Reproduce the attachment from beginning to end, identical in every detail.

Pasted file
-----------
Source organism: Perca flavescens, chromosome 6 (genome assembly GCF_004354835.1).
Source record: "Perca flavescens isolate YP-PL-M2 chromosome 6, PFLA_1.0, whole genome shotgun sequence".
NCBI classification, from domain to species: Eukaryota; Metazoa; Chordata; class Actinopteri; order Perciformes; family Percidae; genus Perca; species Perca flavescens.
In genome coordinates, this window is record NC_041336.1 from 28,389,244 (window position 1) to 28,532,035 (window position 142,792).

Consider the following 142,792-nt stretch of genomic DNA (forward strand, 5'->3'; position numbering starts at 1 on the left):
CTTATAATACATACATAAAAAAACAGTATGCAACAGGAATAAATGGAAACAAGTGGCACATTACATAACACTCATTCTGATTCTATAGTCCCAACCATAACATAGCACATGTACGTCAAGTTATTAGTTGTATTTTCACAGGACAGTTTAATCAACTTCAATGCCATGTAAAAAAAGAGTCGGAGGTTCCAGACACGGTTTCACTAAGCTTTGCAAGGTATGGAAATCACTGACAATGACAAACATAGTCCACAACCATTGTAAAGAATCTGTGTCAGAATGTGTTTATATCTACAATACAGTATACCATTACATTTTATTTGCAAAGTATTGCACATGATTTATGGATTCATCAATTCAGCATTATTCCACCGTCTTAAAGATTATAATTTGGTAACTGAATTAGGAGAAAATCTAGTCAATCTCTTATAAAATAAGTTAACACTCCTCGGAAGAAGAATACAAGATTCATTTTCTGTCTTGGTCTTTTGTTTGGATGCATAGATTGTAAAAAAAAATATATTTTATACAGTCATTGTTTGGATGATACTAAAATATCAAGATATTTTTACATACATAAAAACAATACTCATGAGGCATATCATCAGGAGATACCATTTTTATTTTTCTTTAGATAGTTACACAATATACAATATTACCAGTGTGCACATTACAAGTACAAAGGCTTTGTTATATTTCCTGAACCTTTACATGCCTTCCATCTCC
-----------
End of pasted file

Source organism: Perca flavescens, chromosome 6 (genome assembly GCF_004354835.1).
Source record: "Perca flavescens isolate YP-PL-M2 chromosome 6, PFLA_1.0, whole genome shotgun sequence".
NCBI classification, from domain to species: Eukaryota; Metazoa; Chordata; class Actinopteri; order Perciformes; family Percidae; genus Perca; species Perca flavescens.
In genome coordinates, this window is record NC_041336.1 from 28,389,244 (window position 1) to 28,532,035 (window position 142,792).

Consider the following 142,792-nt stretch of genomic DNA (forward strand, 5'->3'; position numbering starts at 1 on the left):
CTTATAATACATACATAAAAAAACAGTATGCAACAGGAATAAATGGAAACAAGTGGCACATTACATAACACTCATTCTGATTCTATAGTCCCAACCATAACATAGCACATGTACGTCAAGTTATTAGTTGTATTTTCACAGGACAGTTTAATCAACTTCAATGCCATGTAAAAAAAGAGTCGGAGGTTCCAGACACGGTTTCACTAAGCTTTGCAAGGTATGGAAATCACTGACAATGACAAACATAGTCCACAACCATTGTAAAGAATCTGTGTCAGAATGTGTTTATATCTACAATACAGTATACCATTACATTTTATTTGCAAAGTATTGCACATGATTTATGGATTCATCAATTCAGCATTATTCCACCGTCTTAAAGATTATAATTTGGTAACTGAATTAGGAGAAAATCTAGTCAATCTCTTATAAAATAAGTTAACACTCCTCGGAAGAAGAATACAAGATTCATTTTCTGTCTTGGTCTTTTGTTTGGATGCATAGATTGTAAAAAAAAATATATTTTATACAGTCATTGTTTGGATGATACTAAAATATCAAGATATTTTTACATACATAAAAACAATACTCATGAGGCATATCATCAGGAGATACCATTTTTATTTTTCTTTAGATAGTTACACAATATACAATATTACCAGTGTGCACATTACAAGTACAAAGGCTTTGTTATATTTCCTGAACCTTTACATGCCTTCCATCTCC